Every time U.S. Rep. Mo Brooks is in the news, I remember my first encounter with the congressman for Alabama’s fifth congressional district, which came in 2006.
I was the college newspaper editor at the University of South Alabama (back when it was in print). The then-College Republicans chair Jennifer Edwards was begging people to come to an event featuring Madison County Commissioner Mo Brooks. He was then a Republican candidate for lieutenant governor.
Brooks was coming all the way down from Huntsville and did not want to speak to an empty room, so Edwards worked the campus and offered free pizza to those who would come. Thirty or so showed for the meeting, including a few political candidates, enough to fill the room.
My reaction to his speech that night was, “this is Alabama’s Ron Paul.” He had an approach to state government steeped in conservative ideology that did not seem practical in my early-on jaded view of Alabama politics.
However, Brooks won the room over, which was only about half actual College Republicans that evening.
Apparently, he left an impression. The next day, I saw a self-professed liberal officer of South Alabama’s SGA putting out “Brooks for Lieutenant Governor” signs along Old Shell Road.
The important lesson from that experience was that if you can explain conservative ideology coherently and logically in a forum with open minds, you can win people over. That is not easy to find in 2020.
Brooks went on to finish third behind eventual nominee Luther Strange and former State Treasurer George Wallace Jr. Strange lost to Democrat Jim Folsom Jr. by 1.5 percent of the vote later in that year’s general election.
Brooks would face Strange again in a special election Republican primary for Alabama’s U.S. Senate seat vacated by Jeff Sessions. Brooks finished behind former Alabama Supreme Court Chief Justice Roy Moore and Strange.
Strange had gotten President Donald Trump’s 11th-hour endorsement headed into the primary. That was enough to push him past Brooks. However, Strange would lose the GOP runoff to Moore by nine points, and, well, you probably remember what happened next.
In 2019, Brooks flirted with a run for U.S. Senate, but decided against it when he determined there was no way to guarantee Trump wouldn’t endorse one of his opponents and cost him a safe seat in the U.S. House of Representatives.
A lot has changed in Alabama politics since Brooks’ 2017 bid. Four years of Donald Trump will do that. Alabama Republicans liked the idea of an outsider so much, they picked former football coach Tommy Tuberville as their nominee, paving the way for his successful U.S. Senate run.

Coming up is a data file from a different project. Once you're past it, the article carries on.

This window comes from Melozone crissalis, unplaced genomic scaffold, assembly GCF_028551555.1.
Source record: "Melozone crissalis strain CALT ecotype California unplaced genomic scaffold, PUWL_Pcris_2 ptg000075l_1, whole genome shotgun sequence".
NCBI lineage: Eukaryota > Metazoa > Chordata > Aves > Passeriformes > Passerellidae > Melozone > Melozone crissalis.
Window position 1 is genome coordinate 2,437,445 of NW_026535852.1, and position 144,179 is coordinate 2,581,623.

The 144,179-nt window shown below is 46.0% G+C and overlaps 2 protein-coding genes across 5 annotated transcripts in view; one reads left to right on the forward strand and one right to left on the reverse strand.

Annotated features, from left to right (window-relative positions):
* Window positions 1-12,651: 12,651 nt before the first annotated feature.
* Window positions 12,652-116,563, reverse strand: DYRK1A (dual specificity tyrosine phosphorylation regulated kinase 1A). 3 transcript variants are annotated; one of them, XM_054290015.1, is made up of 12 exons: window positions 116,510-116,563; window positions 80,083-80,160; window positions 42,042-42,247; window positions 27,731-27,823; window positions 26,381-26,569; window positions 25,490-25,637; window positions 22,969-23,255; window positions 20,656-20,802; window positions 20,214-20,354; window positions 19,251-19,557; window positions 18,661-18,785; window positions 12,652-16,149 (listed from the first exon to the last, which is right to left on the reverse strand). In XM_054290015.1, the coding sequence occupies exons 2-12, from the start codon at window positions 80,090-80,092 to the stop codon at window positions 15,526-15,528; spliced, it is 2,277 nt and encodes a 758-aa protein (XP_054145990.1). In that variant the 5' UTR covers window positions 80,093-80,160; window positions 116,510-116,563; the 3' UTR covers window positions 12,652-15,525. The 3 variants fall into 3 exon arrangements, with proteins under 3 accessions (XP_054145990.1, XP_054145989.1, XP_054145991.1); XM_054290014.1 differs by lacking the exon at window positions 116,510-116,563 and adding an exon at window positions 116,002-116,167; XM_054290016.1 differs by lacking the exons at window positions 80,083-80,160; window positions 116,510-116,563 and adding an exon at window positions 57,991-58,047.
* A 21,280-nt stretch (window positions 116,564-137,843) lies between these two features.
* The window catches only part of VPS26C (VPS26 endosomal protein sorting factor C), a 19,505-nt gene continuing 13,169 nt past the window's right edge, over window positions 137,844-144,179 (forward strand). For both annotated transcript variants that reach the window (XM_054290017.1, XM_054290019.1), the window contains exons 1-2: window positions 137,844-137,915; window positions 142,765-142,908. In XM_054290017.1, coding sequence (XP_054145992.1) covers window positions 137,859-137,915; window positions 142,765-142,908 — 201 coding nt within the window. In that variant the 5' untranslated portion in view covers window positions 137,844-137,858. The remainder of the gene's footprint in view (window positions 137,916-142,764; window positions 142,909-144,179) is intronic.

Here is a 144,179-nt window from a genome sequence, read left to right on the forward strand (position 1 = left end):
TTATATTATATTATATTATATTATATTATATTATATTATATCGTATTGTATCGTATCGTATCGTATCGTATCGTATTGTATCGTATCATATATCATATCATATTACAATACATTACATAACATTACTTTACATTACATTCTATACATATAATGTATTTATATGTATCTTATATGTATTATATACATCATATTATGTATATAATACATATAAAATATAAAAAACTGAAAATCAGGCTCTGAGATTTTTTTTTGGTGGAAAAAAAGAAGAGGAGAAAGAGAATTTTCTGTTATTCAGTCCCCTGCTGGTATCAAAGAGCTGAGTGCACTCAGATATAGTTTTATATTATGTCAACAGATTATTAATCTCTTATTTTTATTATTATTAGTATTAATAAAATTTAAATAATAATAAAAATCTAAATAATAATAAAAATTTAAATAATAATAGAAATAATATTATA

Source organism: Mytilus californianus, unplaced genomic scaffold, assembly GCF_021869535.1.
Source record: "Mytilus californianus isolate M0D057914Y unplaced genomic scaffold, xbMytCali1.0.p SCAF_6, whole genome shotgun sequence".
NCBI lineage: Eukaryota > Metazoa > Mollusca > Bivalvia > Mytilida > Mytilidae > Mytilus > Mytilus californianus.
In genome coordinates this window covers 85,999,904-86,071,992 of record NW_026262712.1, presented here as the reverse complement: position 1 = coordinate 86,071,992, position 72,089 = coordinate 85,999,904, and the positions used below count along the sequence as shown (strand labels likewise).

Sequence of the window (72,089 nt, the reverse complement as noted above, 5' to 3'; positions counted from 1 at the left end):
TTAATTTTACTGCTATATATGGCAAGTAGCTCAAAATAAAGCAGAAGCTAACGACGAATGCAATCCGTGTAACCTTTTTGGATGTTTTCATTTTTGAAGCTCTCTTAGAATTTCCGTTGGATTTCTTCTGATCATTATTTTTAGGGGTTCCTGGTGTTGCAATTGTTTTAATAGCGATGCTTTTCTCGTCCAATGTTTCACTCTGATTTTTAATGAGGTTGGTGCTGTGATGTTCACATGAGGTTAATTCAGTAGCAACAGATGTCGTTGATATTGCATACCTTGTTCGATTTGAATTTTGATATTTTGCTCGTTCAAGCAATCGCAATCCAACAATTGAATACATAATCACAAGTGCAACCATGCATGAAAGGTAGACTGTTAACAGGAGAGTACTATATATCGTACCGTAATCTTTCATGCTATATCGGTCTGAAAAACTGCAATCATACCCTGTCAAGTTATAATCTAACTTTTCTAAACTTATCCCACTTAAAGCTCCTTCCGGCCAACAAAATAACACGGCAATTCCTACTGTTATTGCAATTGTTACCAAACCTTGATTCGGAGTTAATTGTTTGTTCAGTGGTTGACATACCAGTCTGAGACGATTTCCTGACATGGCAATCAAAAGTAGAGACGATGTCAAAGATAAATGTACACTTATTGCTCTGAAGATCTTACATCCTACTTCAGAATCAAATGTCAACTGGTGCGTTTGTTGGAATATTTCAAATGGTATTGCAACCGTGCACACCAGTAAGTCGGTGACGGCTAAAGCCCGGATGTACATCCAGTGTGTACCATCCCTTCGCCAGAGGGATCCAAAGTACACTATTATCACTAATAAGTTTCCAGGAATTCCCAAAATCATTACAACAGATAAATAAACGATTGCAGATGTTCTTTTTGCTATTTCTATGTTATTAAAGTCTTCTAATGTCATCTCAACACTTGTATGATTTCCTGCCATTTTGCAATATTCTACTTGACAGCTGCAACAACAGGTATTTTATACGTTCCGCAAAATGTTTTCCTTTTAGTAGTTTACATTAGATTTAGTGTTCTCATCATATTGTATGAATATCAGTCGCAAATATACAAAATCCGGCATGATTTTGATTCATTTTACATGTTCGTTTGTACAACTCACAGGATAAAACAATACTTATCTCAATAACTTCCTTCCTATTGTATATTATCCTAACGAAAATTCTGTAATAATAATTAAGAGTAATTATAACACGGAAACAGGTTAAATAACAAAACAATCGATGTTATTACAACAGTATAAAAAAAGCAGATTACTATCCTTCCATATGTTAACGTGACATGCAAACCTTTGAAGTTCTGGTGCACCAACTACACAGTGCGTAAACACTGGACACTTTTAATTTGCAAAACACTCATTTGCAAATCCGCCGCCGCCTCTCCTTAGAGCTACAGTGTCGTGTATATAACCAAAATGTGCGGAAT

Then Trump went on to lose the presidential election to Joe Biden, or so it seems. Whether you believe Trump lost or not is not the most relevant storyline that could impact Alabama. It is what Brooks is willing to do, which is challenge the results of the Electoral College when Congress meets for a joint session on January 6 to certify the tallies.
To succeed, Brooks needs one member of the U.S. House of Representatives, presumably himself, and one member of the U.S. Senate.
He contends there was not just anecdotal evidence of election fraud, but the rules of elections held by some of the states were unconstitutional because they were changed by governors or courts and not by the state legislatures, as stated in the U.S. Constitution.
It is a longshot to overturn the Electoral College. However, it has earned Brooks praise from Trump, who remains the most popular politician in Alabama.
There is probably going to be a U.S. Senate seat up in 2022. U.S. Sen. Richard Shelby is hinting he will not seek a seventh term in the Senate and will wind down what will be a 44-year career as both a congressman and senator on Capitol Hill.
Does Brooks’ loyalty to Trump in the late hours of his presidency make him a potential frontrunner? Would Trump endorse and campaign for Brooks in 2022?
Trump has signaled he would support U.S. Rep. Doug Collins, R-Ga., should he primary challenge incumbent Gov. Brian Kemp in Georgia in 2022. He has done the same for Sarah Huckabee Sanders, his former press secretary, who is considering a run for Arkansas governor.
After being spoiled by Shelby as chair of the Senate Appropriations Committee, Alabama’s business community would likely put up a well-funded candidate to oppose Brooks. The same would apply for the Alabama Farmers Federation (ALFA).
They did as much in Brooks’ Republican primary in 2020.
How did that work out? Brooks, who was the only incumbent not endorsed by the Business Council of Alabama and was opposed by ALFA and the sitting speaker of the Alabama House, and won by nearly 50 points.
Has championing the “Stop the Steal” cause given a lift to Mo Brooks’ political stock? Probably. While he is bulletproof north of the Tennessee River, the question is, can he win anywhere else in the state?
Brooks’ 2006 and 2017 statewide struggles seemed to be because of a lack of name ID outside the Huntsville media market. That may change in a hurry over the next few weeks.
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